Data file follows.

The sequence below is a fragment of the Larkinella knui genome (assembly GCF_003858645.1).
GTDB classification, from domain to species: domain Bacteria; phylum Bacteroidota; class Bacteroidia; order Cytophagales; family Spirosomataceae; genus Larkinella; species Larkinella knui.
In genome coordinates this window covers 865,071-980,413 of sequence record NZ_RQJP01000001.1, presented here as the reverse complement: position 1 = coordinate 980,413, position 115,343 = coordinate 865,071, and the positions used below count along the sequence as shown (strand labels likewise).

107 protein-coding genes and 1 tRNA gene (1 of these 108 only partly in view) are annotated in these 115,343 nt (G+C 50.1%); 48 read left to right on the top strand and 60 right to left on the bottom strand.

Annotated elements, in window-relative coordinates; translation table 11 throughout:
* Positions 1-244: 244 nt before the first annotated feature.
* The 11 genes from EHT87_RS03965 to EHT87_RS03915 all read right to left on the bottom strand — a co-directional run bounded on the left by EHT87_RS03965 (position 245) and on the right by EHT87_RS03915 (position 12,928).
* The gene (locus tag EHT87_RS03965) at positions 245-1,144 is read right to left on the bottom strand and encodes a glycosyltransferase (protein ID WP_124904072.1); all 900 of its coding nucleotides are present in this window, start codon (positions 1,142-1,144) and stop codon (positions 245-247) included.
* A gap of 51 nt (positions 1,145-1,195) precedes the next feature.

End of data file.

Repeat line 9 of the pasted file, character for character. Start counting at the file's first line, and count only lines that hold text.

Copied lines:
* A gap of 51 nt (positions 1,145-1,195) precedes the next feature.